A liberal arts education (also known as liberal arts and sciences) is rooted in the interdisciplinary study and application of the natural sciences, social sciences, arts, and humanities. In this post, we will have an interview with Yuri Punj about the liberal arts career scopes.
Liberal Arts and Sciences Education
All liberal arts students select a major area of focus—or even create their own—to study in-depth, while also taking classes across an array of disciplines to enhance their perspective, make unforeseen connections, and discover new possibilities.
Enrolling in a liberal arts and sciences institution allows you to challenge yourself. It’s about developing an agile mind capable of solving complex problems—and a heart that aspires to do so.
Overall, a liberal arts degree provides students with the skills employers most want from recent graduates, while also preparing them for careers that don’t yet exist. In today’s constantly changing economic landscape, being prepared for a future not yet written is essential. A liberal arts degree ensures graduates will be the ones shaping that future.
Liberal Arts Career Scopes
Q&A with Yuri Punj
About Yuri Punj (Liberal Arts Graduate from Colgate University)
Yuri Punj is the co-founder & President of Stoodnt, Inc. He has more than 25 years of experience in the financial services industry working for UBS Investment Bank, JP Morgan Chase, Schroders, and M&T Bank.
Yuri has been an equity analyst (Media & Internet sector) for a top-ranked Institutional Investor team. He also worked in sales & trading where he advised top institutional clients on the technology, media & telecom sectors. In addition, he was the Segment Manager for Business Banking at M&T Bank achieving distinction as the most profitable unit of the corporation. He has an MBA from Harvard Business School and a BA Summa Cum Laude in Economics and Political Science from Colgate University.
Q. How would you define Liberal Arts education and what are its benefits?
A liberal arts education builds strong communication skills, both in writing and speaking. For example, a liberal arts education builds strong communication skills, both in writing and speaking. It also provides an
- An opportunity to pursue a variety of career options. …
- The skills to hone critical thinking. …
- Gain a multidisciplinary perspective. …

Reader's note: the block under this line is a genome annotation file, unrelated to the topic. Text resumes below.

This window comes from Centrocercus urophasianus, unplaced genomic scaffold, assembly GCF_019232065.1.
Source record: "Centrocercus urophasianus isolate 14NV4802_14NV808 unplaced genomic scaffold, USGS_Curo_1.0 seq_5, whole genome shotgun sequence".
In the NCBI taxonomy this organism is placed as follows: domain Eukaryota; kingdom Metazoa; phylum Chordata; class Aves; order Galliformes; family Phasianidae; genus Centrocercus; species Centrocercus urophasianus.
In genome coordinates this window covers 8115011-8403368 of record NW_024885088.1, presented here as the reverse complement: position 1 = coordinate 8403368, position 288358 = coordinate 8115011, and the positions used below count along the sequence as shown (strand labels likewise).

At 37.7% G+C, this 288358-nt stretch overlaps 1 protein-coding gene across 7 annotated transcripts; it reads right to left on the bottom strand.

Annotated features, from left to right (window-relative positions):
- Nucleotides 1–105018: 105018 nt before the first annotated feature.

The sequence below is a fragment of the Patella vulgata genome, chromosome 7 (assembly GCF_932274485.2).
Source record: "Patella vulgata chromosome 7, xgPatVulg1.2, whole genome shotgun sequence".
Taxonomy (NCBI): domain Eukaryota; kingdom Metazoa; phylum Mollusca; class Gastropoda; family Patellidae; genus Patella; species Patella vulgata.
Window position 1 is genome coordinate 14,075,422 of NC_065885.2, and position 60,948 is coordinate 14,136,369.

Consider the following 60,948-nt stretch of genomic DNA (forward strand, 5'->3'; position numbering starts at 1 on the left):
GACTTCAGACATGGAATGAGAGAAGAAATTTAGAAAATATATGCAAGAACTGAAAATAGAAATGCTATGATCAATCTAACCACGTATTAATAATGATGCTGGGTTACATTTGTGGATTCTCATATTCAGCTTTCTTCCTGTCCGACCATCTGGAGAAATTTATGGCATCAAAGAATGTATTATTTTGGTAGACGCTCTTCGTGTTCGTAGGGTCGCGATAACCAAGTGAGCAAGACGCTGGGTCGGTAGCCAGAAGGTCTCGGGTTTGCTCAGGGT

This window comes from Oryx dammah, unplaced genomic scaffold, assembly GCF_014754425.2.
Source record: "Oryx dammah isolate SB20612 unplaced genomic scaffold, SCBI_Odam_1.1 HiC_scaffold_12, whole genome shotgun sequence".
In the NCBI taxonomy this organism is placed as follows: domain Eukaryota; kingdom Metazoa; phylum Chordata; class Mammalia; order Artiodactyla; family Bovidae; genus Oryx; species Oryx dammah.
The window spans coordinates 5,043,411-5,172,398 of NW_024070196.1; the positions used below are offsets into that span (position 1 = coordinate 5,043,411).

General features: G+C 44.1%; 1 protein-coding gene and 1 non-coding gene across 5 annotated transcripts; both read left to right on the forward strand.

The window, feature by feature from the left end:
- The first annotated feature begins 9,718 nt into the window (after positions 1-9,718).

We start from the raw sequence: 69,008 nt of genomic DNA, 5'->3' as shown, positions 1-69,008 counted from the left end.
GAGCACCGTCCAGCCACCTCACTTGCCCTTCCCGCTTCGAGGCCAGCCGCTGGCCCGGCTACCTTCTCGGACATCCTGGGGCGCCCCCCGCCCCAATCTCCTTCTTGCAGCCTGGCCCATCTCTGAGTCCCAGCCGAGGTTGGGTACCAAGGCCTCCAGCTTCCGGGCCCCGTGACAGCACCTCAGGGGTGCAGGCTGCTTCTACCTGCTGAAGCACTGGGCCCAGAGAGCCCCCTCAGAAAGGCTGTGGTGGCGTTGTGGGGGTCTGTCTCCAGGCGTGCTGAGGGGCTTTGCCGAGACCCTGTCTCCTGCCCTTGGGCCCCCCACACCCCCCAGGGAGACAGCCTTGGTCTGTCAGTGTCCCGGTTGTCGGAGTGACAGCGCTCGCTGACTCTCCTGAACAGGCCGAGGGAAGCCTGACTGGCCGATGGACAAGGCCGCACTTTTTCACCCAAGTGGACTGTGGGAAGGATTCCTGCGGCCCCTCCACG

- Learn how to think differently.
A liberal arts education intentionally integrates different areas of study, exposing students to a wide range of subjects. Business majors will have classes in the arts, while pre-med majors may get a taste of sociology. This broad education prepares students to succeed in whatever career they choose. People that can view things from multiple perspectives, no matter their field, provide greater value to employers.
Q. Why did you choose Colgate University?
World-class education with a scholarship. At that time, Colgate was producing as many CEOs as any Ivy League school. Plus, it is one of the most beautiful campuses in the US.
I had an amazing and enriching experience at Colgate. Wouldn’t change it for the world and made lifelong friends including professors.
Q. Please tell us a little bit about your work experience and learning after college.
I was a Segment Manager for a regional commercial bank in upstate NY. I had so much responsibility and exposure at such a young age including presenting to the Board of Directors. It set me up well to go to Harvard Business School.
Q. Personally, what were the advantages of having a Liberal Arts degree for you in the corporate world?
Communication skills are probably the most important skill you can have but it is often the one most overlooked. A Liberal Arts education facilitates this to a large degree.
I worked at Wall Street (Financial Services, Investment Banking & Finance), and Media & Telecom before co-founding Stoodnt. Being exposed to the best in the world and honing your work ethic (100+ hour workweeks) really makes you realize the caliber of people on Wall Street. It pushes you to be your best.
Q. What are your thoughts on the present scenario of college admissions?
The admissions process has become unbelievably complex and competitive. But I think the number one thing for parents to realize is that the US offers a college for everyone to get a world-class education. Too much focus on rankings and so-called prestige really hurt how you need to approach the process.
Q. What would be your advice for the parents of college-bound high-school students?
It’s funny how we as parents think we know everything and we forget how we were as kids. Let your child find their own path and be there for guidance and comfort. This generation is as smart and savvy as any in history. We tend to forget that.
Q. What are the top 3 mistakes parents make (or ignore) while working on building a profile for their kids?
The biggest mistake is trying to create a profile for what you think the admissions committee will like. The second is pushing your child into something they don’t really like. Finally, pushing the child in too many different directions. More is not necessarily better in this case.
Q. What’s the biggest motivation for you to drive Stoodnt?
To make sure the knowledge we have been granted to transmitted to all who need it. Ajay and I were blessed to have been guided by our parents and family. We want everyone to have the same opportunities.
Q. What should students (and parents) expect from the Liberal Arts Summer Program?
It is an amazing program that you can do sitting at home led by excellent trainers and mentors. The subject matter is so relevant for today’s marketplace as well.
I will be teaching the module on Capital Markets, Stocks, and Economics & Finance. I want kids to get early exposure to investing and see if they want to pursue it further.
Interested in Liberal Arts and Sciences Summer Program?